And then she addresses me, “Mr Photographer, you better watch out for yourself; too much photography might turn you into a subject,” as she leads me to the main reception room. With an exaggerated, wide sway of the arm, she grandiosely gestures me to a space besieged by dust-covered soft toys, the floor teeming with dead cockroaches and old photo albums with pictures staring back at you, while a TV set rolled out on the floor runs indifferently on its own. “This is the ‘third eye.’ My room of secrets, you know. This room is a chest of secrets, just like me. There are many secrets lurking deep within both of us, in the depths of our souls, that no one will ever know. There’s fear and love in us, and a simmering, deep dark abyss. When I look at the abyss, it looks back at me.

“You see, I haven’t slept since,” her voice trembles, as I wonder if I’d be allowed to visit the upstairs portion of the house. “Ah, the upstairs,” she smiles. It is a long saddened, ironic smile. “Upstairs is the aftermath. All ashes.” Roohi Bano had set the upper storey of the house alight a while ago, I am told.

“When you live among insensitive beasts and vultures who feed and feast on you but who can’t notice your pain, then sometimes you have to use special means to make the pain visible, you see. Whether, it’s leaping out of a window or crying.

“There’s something going on within me, and it is beyond me. I am scared not only for myself, but sometimes of myself,” Roohi Bano sits on the staircase, compulsively scratching her head. In her pain and isolation, she has freed herself from a certain bondage, gained a certain strength to seamlessly sway into the mystery of things.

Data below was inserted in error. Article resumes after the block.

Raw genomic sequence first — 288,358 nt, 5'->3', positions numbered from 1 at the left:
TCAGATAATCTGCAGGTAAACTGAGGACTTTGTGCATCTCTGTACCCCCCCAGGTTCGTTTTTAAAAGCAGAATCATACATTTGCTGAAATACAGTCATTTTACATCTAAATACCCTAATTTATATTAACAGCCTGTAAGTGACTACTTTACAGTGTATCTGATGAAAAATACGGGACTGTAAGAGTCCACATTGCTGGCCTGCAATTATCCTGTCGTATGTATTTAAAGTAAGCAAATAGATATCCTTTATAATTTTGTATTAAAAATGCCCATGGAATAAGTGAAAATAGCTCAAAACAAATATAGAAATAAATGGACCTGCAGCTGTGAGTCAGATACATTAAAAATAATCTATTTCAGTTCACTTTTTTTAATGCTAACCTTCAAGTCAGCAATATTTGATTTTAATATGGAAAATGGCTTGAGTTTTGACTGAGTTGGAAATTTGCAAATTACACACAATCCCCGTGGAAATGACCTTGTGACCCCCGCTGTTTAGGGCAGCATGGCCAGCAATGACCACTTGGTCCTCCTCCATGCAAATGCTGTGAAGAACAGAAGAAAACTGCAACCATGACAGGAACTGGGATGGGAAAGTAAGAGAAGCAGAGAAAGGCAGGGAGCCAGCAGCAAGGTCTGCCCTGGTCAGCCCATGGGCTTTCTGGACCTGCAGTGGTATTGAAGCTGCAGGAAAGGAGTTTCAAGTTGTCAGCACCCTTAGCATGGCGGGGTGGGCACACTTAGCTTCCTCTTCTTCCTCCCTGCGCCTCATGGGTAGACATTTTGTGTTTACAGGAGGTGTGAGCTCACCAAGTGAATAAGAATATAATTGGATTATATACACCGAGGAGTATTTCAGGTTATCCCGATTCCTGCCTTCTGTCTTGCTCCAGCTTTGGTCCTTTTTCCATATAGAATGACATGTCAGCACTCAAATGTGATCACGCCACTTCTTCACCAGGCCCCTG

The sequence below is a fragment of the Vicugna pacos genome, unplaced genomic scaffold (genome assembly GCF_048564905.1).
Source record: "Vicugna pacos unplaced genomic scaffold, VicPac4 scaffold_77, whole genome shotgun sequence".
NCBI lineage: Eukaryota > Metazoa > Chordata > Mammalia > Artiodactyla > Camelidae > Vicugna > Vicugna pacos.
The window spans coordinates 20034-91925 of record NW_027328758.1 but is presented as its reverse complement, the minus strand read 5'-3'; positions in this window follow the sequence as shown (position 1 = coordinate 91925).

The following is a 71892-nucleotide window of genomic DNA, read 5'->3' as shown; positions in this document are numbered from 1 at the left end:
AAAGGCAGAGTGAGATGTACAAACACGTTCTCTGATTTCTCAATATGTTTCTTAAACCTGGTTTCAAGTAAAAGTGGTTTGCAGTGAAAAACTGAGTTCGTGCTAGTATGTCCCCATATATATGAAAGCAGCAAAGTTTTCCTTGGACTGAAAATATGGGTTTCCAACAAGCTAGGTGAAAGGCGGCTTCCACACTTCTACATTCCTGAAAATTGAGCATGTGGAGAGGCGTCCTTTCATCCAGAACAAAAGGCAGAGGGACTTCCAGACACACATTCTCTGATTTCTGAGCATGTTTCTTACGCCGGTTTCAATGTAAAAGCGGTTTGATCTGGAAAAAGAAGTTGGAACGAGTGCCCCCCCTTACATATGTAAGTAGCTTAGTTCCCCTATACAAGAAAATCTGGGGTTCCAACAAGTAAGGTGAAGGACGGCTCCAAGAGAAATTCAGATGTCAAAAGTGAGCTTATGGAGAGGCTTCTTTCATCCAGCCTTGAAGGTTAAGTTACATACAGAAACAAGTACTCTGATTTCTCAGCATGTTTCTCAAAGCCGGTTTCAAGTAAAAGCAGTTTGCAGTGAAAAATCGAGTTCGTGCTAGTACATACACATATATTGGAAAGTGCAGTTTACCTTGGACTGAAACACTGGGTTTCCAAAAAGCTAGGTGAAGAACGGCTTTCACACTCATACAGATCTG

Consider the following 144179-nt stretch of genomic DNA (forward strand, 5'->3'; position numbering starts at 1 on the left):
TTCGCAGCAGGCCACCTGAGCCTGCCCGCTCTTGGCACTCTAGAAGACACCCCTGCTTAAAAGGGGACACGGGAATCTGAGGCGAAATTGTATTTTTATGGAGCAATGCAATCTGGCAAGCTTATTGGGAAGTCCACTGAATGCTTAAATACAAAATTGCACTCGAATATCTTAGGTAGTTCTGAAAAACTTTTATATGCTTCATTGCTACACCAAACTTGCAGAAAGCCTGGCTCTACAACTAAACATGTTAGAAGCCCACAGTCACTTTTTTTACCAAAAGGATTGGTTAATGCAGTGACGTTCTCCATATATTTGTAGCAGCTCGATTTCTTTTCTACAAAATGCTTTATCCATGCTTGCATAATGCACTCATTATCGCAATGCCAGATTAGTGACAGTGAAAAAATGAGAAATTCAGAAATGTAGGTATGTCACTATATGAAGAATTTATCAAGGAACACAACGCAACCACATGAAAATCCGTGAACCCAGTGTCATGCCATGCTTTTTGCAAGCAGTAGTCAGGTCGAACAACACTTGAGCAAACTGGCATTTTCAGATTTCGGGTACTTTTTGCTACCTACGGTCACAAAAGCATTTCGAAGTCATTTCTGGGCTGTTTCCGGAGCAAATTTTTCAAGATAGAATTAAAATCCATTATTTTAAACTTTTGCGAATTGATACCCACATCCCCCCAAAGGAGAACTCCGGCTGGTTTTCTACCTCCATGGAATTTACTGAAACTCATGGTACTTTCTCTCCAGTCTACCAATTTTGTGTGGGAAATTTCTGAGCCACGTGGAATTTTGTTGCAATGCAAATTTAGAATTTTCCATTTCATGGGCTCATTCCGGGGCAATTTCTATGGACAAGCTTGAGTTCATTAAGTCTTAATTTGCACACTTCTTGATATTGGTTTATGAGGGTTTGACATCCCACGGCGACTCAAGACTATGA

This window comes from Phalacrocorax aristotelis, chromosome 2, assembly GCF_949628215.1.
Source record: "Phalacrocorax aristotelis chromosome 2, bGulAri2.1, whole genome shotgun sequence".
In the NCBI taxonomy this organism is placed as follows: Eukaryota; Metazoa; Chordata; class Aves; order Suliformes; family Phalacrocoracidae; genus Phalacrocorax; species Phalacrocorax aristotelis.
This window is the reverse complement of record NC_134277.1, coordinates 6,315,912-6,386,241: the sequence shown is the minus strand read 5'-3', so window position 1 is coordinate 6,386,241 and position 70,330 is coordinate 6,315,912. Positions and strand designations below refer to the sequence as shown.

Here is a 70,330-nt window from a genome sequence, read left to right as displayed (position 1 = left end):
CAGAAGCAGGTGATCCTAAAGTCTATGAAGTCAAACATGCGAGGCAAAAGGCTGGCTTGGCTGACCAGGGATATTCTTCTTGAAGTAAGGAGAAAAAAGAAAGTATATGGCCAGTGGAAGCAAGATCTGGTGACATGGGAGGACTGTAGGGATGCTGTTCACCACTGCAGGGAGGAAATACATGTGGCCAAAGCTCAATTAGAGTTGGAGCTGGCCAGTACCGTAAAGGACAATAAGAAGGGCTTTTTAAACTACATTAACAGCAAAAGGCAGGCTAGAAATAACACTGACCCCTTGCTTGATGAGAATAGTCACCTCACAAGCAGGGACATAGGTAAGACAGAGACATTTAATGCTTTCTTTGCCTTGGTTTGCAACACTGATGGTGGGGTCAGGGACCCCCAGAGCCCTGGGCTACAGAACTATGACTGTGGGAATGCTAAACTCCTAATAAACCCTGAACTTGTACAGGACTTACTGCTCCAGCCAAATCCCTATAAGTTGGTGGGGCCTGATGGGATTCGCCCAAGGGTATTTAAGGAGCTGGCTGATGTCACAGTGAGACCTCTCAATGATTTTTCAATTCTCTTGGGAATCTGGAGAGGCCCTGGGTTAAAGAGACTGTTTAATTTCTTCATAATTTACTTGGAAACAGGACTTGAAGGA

I finish the shoot. It is time to go. I wish not to go, just yet. But as I said, it is time to go, to let go.

“Sorry, I was a bit depressed today. But it is not my soul’s annihilation. Although I feel trapped in a tunnel, I’m quietly planning for a marathon to race out of it at the break of dawn. The only problem is that everyone expects me to adjust myself to this deranged world out there.” Roohi Bano’s words dissolve into hushed sighs as we part.

And for the moment, it’s already dusk, quite a bit of night ahead, until it is another day.

P.S. I am truly grateful to my precious friend and Urdu short story writer Neelam Bashir, for facilitating this meeting and indeed enriching it with her own inspired and inspiring insights.

Photos by the author 

This article was originally published in Newsline’s Annual 2015 issue.